KINGSTON, R.I. – April 3, 2014 – A postdoctoral researcher at the University of Rhode Island tracked the fall migration of songbirds through Rhode Island by listening to their nocturnal flight calls using eight microphones set up around the state. His results confirm what studies using radar have found — that weather conditions significantly influence migratory behavior – but because he could detect individual species, he believes this method will help researchers identify changes in the timing of migration as the climate changes.
His results were published in the online research journal PLOS ONE in March.
Adam Smith said that using acoustics is a simpler and more affordable method than radar to monitor songbird migration. His microphones detected more than 42,000 individual flight calls from at least 22 species of warblers and sparrows in September and October of 2010 and 2011 at five sites on Block Island and three coastal wildlife refuges.
“The aim was to characterize the atmospheric conditions that lead to higher coastal migratory activity,” Smith said. “What we know about this activity is based largely on radar studies, and I wanted to know if we could get the same kind of information from acoustic data.”
He did. Smith detected more flight calls in the nights following the passage of cold fronts, which is when he says many songbirds prefer to migrate. “Wind speeds and wind direction are important,” he said. “And precipitation inhibits migration.”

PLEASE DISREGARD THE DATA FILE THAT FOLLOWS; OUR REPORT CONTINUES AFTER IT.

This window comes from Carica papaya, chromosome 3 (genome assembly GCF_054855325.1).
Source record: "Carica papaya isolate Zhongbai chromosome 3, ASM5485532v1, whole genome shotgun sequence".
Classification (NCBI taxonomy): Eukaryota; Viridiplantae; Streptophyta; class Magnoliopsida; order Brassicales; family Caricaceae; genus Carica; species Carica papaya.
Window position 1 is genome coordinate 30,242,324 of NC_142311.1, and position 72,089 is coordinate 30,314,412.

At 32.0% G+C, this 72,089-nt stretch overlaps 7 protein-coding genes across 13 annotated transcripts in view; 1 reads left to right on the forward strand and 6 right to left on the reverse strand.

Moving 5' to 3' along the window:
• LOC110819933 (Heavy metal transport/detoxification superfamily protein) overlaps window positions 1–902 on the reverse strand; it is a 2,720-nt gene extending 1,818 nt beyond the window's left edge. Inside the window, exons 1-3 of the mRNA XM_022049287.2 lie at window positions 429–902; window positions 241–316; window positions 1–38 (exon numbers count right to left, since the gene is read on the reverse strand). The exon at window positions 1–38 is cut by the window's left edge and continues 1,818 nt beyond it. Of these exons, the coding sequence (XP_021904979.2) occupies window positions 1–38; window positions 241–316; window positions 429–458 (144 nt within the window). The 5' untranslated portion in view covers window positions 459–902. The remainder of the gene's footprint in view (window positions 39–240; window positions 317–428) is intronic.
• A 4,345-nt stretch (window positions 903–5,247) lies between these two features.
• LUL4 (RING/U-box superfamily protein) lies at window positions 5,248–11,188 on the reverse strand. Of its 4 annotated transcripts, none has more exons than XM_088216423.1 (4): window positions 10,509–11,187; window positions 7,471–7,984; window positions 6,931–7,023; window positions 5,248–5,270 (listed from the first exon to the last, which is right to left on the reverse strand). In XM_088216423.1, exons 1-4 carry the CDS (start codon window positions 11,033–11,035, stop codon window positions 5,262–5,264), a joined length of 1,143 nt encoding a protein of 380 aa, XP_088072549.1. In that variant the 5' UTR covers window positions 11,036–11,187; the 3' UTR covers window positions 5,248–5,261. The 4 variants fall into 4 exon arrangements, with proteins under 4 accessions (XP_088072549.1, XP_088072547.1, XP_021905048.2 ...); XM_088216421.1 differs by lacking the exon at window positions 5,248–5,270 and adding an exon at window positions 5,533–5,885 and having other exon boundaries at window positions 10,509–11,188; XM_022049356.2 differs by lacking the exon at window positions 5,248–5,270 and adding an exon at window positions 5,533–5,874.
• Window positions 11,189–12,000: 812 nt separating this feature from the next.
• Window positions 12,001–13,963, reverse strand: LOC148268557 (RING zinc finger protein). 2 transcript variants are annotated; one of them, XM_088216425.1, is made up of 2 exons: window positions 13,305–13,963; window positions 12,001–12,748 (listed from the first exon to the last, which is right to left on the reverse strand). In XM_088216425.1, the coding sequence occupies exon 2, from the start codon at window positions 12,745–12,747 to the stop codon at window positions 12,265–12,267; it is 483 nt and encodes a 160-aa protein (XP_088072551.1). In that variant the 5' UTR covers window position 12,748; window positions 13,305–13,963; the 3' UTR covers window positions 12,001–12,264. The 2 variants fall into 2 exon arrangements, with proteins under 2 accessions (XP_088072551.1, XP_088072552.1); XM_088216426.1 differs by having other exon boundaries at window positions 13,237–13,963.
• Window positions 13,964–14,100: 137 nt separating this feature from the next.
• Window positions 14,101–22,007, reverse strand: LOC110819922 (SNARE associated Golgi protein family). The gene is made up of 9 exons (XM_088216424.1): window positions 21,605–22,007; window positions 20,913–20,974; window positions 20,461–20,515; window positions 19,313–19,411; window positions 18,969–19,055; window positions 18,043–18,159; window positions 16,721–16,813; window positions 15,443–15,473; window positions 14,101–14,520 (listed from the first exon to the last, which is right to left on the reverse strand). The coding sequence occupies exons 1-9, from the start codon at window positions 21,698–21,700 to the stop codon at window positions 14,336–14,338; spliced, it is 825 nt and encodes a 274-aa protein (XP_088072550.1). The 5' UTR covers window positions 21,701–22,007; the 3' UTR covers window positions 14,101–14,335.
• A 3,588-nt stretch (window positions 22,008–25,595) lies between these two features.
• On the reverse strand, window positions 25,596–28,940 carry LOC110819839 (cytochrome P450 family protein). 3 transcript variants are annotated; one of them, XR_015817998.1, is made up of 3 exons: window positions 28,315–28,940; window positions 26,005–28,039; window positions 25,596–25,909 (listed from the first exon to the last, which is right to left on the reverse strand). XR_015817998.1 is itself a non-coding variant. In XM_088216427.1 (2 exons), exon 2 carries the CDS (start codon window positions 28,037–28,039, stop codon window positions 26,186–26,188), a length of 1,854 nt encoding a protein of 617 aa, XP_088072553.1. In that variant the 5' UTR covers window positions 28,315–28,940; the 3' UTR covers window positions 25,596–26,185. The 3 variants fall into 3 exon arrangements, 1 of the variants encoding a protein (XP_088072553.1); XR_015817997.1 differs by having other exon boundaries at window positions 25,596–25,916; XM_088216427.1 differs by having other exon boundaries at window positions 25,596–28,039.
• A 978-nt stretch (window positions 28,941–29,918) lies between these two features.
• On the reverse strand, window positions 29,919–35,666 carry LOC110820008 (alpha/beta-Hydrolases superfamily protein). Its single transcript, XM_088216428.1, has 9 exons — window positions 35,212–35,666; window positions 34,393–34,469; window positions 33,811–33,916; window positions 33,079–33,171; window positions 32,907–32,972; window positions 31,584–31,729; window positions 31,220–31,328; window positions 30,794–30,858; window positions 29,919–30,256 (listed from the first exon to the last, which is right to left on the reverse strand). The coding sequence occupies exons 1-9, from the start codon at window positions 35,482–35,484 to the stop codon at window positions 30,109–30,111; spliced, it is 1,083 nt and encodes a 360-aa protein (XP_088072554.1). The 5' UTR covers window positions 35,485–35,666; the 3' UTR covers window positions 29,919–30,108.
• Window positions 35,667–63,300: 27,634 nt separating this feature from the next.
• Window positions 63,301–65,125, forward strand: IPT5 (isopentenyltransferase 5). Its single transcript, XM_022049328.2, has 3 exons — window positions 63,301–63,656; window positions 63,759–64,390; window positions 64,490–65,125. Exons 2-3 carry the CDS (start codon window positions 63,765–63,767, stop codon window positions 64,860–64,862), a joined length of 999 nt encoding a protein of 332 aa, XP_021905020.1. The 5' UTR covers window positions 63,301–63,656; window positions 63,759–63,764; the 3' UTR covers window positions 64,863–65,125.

He also found that birds called more during cloudy conditions. He believes that the poor visibility may prompt a behavioral response in the birds to maintain contact and coordinate migratory behavior. Cloudy conditions may also cause the birds to fly at a lower altitude, which might increase the likelihood that their calls were detected.
The somewhat counterintuitive result was that Smith found more birds migrating along the coast rather than offshore.
“People tend to associate offshore islands like Block Island and Nantucket with being important migratory stopover locations because birds are apparently abundant and easily observed there,” he said. “But most songbirds don’t really like to migrate over the water. It’s largely a mistake when songbirds appear offshore, and once they find themselves there, most start working their way back to the mainland. The vast majority of migration is along the coast and inland.”
According to Smith, most coastal fall migrants are immature birds making their first long-distance migration, and their “naïve navigational systems” are often insufficient to help them avoid traveling along the Atlantic coast. That’s why most songbird migrants found on offshore islands are immature birds.
Smith, an Indiana native who earned his doctorate from URI, began his study seeking to learn whether migratory songbirds will be affected by offshore wind turbines. “We don’t know enough about what happens to the birds that are displaced offshore, but it’s clear that most of songbird migration occurs along the coast or inland, so the majority of songbird species aren’t likely to be affected much by offshore wind farms.”
His next study will examine seabird distribution and abundance in the context of offshore wind development.
Perhaps the most useful result of his study, however, is the confirmation that acoustic data can be an important means for monitoring migration.
“Not all bird species use flight calls, so only a subset of migratory songbird activity can be monitored this way, but it’s an excellent complement to other tools,” he said. “It’s relatively simple, inexpensive, continuous and has less logistical issues than most alternatives. So it’s a useful tool in the pocket of ornithologists.”
Pictured above: URI postdoctoral researcher Adam Smith sets up a recorder to detect nocturnal birdcalls on Block Island. (Photo courtesy of Adam Smith)